When new ideas emerge among leading members in the several Groups, these too can be brought into connection with the suggestions we shall send out from the Goetheanum. We would thus provide an open framework for all the spiritual activity in the Society.

Spiritual activity can of course only thrive by free unfoldment on the part of the active individuals—and we must never sin against this truth. But there is no need to do so when one group or member within the Society acts in proper harmony with the other. But if such co-operation were impossible, the attachment of individuals or groups to the Society would always remain a purely external thing—where it should in fact be felt as an inner reality.

It cannot be allowed that the existence of the Anthroposophical Society is merely made use of by this or that individual as an opportunity to say what he personally wishes to say with this or that intention. The Society must rather be the place where true Anthroposophy is cultivated. Anything that is not Anthroposophy can, after all, be pursued outside it. The Society is not there for extraneous objects.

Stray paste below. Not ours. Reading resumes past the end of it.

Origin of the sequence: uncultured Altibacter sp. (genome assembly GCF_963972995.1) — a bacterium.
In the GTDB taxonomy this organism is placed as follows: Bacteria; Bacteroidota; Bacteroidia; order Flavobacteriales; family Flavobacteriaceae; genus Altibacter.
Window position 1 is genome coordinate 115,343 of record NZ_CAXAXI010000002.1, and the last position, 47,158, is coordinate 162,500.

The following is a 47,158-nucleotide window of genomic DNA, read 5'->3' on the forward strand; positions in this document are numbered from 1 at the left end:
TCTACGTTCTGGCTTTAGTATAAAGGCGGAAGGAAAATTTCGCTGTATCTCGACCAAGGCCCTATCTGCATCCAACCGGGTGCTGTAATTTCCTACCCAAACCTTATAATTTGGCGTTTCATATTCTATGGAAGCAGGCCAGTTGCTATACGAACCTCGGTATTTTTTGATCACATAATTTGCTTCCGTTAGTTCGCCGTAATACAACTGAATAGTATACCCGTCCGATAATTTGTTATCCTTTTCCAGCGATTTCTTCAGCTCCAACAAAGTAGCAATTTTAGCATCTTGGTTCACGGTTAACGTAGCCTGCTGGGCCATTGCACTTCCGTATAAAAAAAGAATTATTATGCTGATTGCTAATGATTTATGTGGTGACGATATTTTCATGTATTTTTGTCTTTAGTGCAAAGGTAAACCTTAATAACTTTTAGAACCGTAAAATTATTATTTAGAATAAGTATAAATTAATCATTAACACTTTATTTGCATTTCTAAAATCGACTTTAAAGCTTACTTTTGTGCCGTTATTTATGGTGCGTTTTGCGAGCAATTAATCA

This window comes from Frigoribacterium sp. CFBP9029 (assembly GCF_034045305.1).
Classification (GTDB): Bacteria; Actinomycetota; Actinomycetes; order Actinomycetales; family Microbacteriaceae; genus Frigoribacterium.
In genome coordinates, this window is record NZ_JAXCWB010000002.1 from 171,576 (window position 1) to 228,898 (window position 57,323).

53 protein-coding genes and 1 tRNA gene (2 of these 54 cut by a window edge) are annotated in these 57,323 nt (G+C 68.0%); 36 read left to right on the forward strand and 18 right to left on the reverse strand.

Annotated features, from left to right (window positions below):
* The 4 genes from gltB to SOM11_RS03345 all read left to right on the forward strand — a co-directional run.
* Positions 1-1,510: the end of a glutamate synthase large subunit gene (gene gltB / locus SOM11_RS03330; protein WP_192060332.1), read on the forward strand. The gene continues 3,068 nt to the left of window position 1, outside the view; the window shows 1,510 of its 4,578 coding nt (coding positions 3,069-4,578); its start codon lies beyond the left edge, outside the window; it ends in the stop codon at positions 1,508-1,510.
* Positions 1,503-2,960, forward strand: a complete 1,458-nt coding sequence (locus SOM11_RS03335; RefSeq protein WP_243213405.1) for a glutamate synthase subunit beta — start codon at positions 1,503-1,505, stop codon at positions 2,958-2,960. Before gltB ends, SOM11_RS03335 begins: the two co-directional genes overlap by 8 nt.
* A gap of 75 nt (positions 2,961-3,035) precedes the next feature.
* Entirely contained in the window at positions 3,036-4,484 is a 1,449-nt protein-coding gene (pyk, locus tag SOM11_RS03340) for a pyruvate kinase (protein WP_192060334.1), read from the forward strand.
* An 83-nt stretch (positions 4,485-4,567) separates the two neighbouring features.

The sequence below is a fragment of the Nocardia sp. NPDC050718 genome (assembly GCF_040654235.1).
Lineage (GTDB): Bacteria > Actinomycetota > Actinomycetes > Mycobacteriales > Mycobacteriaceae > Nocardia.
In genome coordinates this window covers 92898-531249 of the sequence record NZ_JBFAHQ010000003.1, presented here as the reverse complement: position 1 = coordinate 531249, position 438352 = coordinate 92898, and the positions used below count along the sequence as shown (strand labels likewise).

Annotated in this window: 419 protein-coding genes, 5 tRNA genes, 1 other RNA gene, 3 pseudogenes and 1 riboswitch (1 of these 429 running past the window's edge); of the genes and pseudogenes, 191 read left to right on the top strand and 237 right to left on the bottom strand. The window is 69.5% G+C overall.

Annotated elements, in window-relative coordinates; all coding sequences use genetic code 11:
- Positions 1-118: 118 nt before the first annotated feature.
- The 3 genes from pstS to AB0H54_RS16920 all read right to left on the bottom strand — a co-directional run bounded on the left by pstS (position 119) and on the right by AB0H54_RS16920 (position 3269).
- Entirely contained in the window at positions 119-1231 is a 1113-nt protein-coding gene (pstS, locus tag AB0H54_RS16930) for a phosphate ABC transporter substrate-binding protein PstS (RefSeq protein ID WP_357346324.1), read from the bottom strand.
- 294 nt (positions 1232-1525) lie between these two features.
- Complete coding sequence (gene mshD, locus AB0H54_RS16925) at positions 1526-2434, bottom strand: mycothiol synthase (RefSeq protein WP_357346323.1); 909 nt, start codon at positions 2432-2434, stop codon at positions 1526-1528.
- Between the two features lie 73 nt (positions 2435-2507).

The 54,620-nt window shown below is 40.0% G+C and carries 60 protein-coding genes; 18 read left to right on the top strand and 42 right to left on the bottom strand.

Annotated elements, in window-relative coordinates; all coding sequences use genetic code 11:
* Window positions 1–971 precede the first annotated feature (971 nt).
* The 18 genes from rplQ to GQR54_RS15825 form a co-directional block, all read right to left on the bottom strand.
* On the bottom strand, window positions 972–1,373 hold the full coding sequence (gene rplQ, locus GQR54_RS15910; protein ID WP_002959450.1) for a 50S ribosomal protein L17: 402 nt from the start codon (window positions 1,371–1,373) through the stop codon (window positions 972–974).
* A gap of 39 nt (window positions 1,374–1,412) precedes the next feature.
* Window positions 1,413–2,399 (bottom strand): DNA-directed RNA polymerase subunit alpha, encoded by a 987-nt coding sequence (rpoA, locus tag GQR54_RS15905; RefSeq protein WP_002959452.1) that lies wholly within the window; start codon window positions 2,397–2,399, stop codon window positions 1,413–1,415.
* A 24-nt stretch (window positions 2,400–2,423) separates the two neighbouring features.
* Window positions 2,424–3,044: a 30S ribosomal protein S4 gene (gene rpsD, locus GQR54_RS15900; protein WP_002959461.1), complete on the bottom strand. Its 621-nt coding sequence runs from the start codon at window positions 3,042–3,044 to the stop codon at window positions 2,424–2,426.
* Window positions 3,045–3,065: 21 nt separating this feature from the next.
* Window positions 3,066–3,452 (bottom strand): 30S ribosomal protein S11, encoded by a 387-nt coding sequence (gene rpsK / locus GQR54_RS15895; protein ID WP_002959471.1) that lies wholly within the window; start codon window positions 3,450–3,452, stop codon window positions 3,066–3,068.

It has not helped us that in the last few years individual members have brought into the Society their own personal wishes simply because they thought that as it increased it would become a suitable sphere of action for them. It may be said, why was this not met and counteracted with the proper firmness? If that had been done, we should now be hearing it said on all sides, ‘Oh, if only the initiative that arose in this or that quarter had been followed up at the time, how much farther should we be today!’ Well, many things were followed up, which ended in sad disaster and only resulted in throwing us back.

But now it is enough. The demonstrations which individual experimenters in the Society wished to provide are done with. Such things need not be repeated endlessly. In the Executive at the Goetheanum we have a body which intends to cultivate Anthroposophy itself; and the Society should be an association of human beings who have the same object and are ready to enter into a living understanding with the Executive in the pursuit of it.